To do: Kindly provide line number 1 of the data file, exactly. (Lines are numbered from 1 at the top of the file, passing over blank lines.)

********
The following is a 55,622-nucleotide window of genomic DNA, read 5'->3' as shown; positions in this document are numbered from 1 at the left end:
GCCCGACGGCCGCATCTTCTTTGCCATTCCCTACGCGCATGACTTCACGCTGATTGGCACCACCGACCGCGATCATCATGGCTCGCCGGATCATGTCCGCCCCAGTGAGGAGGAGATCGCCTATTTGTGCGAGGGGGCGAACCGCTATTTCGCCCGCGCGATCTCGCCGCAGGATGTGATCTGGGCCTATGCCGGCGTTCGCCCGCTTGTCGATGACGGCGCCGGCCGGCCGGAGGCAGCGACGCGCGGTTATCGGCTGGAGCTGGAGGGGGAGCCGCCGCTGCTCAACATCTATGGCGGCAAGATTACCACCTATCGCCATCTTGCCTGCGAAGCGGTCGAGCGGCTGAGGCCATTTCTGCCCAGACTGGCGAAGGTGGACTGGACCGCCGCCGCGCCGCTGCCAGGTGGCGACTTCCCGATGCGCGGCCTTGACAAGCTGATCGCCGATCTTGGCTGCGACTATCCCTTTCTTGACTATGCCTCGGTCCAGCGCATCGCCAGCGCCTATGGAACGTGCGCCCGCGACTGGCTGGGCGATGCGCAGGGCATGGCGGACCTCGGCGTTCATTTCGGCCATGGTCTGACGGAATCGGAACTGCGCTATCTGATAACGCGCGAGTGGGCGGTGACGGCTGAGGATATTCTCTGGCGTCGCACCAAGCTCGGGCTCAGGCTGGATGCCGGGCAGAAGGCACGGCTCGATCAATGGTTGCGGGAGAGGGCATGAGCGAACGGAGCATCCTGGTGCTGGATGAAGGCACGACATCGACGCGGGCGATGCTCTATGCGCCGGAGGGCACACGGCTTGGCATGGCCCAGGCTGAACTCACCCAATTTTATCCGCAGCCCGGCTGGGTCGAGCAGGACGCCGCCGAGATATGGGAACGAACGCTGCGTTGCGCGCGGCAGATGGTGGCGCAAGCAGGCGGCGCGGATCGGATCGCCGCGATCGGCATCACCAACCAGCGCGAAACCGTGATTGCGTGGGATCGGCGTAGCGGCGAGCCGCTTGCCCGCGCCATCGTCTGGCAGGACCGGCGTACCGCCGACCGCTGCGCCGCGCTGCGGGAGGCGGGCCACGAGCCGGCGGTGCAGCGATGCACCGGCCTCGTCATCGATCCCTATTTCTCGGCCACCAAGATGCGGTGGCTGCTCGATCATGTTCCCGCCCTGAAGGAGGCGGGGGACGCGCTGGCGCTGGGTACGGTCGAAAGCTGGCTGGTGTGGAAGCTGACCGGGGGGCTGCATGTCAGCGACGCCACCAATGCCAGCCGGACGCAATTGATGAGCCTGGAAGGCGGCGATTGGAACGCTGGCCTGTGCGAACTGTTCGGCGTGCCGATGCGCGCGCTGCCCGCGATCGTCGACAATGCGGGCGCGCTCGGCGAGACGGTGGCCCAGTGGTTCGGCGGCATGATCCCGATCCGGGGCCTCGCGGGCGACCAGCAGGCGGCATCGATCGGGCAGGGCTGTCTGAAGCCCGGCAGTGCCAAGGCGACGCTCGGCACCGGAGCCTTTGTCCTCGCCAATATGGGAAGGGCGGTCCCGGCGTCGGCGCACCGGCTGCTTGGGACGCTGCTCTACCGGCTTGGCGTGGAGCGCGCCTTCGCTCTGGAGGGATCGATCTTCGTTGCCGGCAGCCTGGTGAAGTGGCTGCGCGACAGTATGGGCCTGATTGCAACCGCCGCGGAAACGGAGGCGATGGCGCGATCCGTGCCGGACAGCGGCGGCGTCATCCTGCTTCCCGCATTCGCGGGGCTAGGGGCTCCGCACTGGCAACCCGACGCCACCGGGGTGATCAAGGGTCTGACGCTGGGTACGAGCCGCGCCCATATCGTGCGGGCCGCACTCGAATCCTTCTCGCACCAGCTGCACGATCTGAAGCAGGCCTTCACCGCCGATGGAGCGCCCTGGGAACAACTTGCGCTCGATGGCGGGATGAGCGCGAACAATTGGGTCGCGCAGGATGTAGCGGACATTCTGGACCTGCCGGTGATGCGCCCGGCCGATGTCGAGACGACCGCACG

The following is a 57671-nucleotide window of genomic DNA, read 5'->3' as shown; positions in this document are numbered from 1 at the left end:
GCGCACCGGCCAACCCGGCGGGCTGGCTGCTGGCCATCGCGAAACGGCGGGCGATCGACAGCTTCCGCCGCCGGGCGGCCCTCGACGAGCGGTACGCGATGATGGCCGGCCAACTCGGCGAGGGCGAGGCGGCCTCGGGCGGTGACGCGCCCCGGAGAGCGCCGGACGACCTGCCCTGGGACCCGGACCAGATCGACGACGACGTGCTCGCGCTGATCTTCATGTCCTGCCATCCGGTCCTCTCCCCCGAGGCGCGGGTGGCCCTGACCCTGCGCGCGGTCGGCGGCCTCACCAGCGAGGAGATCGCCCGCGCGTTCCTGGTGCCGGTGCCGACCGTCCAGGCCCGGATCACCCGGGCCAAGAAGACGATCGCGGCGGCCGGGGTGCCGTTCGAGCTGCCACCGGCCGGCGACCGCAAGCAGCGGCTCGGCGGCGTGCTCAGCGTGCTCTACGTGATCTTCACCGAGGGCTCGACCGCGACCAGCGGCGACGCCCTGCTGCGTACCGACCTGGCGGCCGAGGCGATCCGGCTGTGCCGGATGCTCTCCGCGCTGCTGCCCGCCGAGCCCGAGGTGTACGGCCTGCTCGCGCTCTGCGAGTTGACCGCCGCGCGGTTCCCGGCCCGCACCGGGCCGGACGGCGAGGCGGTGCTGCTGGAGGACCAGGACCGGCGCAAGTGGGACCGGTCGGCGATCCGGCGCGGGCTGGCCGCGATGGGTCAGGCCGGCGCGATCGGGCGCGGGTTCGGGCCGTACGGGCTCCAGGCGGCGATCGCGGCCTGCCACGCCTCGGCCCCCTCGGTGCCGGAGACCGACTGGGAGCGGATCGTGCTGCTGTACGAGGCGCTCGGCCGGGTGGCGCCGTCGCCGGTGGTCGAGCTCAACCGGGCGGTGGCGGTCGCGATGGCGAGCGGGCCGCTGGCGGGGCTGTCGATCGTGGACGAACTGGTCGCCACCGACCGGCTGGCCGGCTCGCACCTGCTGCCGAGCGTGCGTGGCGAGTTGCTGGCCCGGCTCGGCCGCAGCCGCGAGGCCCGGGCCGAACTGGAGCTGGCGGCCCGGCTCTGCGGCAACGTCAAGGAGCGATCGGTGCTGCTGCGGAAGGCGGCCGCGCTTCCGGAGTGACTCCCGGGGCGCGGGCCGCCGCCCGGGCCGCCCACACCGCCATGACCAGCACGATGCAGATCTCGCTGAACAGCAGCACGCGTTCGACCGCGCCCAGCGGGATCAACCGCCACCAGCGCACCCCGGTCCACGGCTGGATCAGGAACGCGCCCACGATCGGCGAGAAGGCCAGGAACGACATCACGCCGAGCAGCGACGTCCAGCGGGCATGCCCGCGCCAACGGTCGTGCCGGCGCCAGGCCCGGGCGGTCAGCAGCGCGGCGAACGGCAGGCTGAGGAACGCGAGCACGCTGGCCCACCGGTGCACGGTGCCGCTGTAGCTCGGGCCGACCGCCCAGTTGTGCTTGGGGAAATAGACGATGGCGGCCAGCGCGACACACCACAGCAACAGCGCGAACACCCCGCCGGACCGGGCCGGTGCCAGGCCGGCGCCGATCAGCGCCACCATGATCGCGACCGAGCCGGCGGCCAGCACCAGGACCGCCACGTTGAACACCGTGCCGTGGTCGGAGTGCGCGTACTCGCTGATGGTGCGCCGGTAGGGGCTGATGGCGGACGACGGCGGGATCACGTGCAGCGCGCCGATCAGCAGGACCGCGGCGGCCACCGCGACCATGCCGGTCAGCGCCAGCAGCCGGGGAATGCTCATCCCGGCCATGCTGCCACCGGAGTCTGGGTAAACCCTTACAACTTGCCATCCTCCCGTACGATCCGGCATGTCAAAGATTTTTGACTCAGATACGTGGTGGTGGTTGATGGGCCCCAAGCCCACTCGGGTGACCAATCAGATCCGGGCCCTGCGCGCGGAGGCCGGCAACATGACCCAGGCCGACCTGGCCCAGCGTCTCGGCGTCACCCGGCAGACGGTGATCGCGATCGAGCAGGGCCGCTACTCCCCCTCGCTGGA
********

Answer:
The following is a 55,622-nucleotide window of genomic DNA, read 5'->3' as shown; positions in this document are numbered from 1 at the left end: